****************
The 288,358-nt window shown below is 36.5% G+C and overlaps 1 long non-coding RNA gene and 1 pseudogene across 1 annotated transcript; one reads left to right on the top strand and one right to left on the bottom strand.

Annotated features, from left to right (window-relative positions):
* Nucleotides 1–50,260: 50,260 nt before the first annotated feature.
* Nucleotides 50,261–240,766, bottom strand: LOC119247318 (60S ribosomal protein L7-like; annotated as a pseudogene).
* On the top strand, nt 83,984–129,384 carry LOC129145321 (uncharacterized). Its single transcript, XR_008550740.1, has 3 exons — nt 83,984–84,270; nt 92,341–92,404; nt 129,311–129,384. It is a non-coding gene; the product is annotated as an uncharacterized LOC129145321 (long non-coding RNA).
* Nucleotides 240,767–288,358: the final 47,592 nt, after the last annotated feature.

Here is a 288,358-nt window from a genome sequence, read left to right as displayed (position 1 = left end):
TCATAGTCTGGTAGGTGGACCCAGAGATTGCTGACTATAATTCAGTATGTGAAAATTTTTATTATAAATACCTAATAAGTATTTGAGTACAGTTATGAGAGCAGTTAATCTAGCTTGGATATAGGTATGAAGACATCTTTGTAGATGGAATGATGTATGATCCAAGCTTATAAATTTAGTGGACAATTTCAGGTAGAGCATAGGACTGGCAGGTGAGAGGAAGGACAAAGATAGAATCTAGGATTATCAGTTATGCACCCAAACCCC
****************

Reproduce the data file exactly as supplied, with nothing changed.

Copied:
The 288,358-nt window shown below is 36.5% G+C and overlaps 1 long non-coding RNA gene and 1 pseudogene across 1 annotated transcript; one reads left to right on the top strand and one right to left on the bottom strand.

Annotated features, from left to right (window-relative positions):
* Nucleotides 1–50,260: 50,260 nt before the first annotated feature.
* Nucleotides 50,261–240,766, bottom strand: LOC119247318 (60S ribosomal protein L7-like; annotated as a pseudogene).
* On the top strand, nt 83,984–129,384 carry LOC129145321 (uncharacterized). Its single transcript, XR_008550740.1, has 3 exons — nt 83,984–84,270; nt 92,341–92,404; nt 129,311–129,384. It is a non-coding gene; the product is annotated as an uncharacterized LOC129145321 (long non-coding RNA).
* Nucleotides 240,767–288,358: the final 47,592 nt, after the last annotated feature.

Here is a 288,358-nt window from a genome sequence, read left to right as displayed (position 1 = left end):
TCATAGTCTGGTAGGTGGACCCAGAGATTGCTGACTATAATTCAGTATGTGAAAATTTTTATTATAAATACCTAATAAGTATTTGAGTACAGTTATGAGAGCAGTTAATCTAGCTTGGATATAGGTATGAAGACATCTTTGTAGATGGAATGATGTATGATCCAAGCTTATAAATTTAGTGGACAATTTCAGGTAGAGCATAGGACTGGCAGGTGAGAGGAAGGACAAAGATAGAATCTAGGATTATCAGTTATGCACCCAAACCCC